Changes in soil rheological behaviour by a root mucilage analogue (polygalacturonic acid, PGA) and a fungal polysaccharide (scleroglucan) were studied for a range of soils with different clay mineralogies. An oscillation recovery test was conducted with a parallel plate rheometer with stress steps of 10 Pa (linear viscoelastic), 500 Pa (resistance) and then 10 Pa (resilience). Five soils that were either dominated by 2:1 or 1:1 clay minerals were examined: a pure Ca montmorillonite; a 2:1 Cambisol; a 2:1 Luvisol; a 1:1 clay loam Ferralsol; and a 1:1 sandy loam Ferralsol. The viscosity of all 2:1-dominated samples increased with decreasing water content, ranging from 151 Pa s to 237 800 Pa s. The model biological exudates increased viscosity by up to 10-fold in some 2:1 clay-dominated soils at the wettest water contents, with the relative effect diminishing as soils dried. The viscosity of 1:1-dominated soils also increased with decreasing water content, ranging from 17 320 Pa s to 1 333 000 Pa s. In these soils, scleroglucan increased viscosity 22-fold for the 1:1 clay loam soil, but PGA had little impact. For the 1:1 sandy loam soil, neither exudate influenced viscosity. When a greater stress of 500 Pa was applied, viscosity decreased in all samples because of shear thinning. Scleroglucan maintained greater viscosity under this greater stress for the montmorillonite, 2:1 Luvisol and 1:1 clay loam, whereas PGA did not have a significant impact. After the stress was removed, only the scleroglucan-amended 1:1 clay loam recovered to viscosities greater than the other treatments. The increased viscosity and resistance caused by biological exudates will help to ‘drive’ soil structure formation, particularly in the rhizosphere.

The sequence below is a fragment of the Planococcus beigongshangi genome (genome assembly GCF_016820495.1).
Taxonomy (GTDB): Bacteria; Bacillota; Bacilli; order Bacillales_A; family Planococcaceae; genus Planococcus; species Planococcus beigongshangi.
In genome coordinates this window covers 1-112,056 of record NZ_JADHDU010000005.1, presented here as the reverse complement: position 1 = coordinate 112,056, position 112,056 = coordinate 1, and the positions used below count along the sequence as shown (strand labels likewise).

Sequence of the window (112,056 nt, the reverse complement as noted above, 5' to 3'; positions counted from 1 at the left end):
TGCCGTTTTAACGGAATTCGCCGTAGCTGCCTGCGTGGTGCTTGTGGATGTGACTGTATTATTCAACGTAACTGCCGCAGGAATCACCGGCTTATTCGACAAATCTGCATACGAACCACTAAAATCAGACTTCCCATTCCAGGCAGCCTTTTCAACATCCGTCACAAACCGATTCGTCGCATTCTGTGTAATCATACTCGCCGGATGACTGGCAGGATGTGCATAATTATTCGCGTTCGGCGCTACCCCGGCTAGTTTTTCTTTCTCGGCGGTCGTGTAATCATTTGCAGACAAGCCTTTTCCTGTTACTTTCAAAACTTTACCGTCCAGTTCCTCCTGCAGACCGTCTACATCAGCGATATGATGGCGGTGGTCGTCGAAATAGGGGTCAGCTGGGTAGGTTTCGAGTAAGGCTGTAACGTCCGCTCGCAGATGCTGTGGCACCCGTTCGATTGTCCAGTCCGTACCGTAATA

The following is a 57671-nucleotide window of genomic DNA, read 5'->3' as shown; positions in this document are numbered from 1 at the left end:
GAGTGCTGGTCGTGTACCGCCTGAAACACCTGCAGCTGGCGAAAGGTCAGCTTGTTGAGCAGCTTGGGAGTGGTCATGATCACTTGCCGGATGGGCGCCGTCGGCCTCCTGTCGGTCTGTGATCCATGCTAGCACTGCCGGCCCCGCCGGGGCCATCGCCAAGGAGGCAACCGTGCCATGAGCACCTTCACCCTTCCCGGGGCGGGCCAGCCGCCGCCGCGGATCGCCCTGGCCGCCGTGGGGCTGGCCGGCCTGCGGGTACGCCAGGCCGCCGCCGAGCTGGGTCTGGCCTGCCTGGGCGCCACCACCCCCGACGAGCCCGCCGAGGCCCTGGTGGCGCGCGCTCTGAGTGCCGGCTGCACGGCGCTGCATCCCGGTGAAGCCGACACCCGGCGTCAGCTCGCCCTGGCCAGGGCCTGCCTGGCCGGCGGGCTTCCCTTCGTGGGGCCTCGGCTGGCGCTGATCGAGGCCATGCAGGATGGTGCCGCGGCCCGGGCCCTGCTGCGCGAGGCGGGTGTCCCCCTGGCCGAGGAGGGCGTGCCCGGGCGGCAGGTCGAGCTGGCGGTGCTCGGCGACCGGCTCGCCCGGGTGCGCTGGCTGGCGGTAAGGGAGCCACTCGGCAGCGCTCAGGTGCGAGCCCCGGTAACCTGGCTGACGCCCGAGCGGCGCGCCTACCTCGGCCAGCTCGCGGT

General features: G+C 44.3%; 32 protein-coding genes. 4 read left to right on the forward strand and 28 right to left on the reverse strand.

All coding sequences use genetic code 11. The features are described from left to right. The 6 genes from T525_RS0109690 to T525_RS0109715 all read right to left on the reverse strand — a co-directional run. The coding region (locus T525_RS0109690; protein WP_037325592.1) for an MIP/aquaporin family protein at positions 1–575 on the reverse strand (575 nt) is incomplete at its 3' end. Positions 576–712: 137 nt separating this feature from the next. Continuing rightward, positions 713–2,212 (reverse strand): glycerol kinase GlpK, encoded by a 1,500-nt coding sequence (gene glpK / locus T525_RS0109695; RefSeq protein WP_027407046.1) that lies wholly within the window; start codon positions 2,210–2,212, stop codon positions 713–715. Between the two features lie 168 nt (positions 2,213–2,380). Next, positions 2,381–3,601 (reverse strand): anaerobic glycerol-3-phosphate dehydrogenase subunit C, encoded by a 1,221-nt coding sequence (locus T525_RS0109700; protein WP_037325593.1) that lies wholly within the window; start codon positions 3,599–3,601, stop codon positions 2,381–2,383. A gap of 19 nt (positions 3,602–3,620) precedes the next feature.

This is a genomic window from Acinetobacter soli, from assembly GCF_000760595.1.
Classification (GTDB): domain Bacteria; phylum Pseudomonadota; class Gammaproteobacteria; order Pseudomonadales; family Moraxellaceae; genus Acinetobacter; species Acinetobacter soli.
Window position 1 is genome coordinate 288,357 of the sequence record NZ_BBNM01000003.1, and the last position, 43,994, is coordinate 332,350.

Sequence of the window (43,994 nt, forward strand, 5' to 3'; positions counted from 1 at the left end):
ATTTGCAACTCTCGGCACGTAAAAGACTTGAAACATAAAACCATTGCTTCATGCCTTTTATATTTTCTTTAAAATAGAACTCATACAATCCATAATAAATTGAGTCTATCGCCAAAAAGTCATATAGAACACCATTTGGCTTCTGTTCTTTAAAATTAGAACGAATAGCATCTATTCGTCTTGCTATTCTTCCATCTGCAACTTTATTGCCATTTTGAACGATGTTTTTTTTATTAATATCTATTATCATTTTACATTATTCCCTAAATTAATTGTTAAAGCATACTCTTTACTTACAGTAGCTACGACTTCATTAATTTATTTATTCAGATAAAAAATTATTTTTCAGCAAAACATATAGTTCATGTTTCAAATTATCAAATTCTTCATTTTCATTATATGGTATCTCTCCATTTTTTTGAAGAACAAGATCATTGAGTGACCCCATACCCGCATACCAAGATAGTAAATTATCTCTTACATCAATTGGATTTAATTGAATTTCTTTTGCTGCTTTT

- humic substances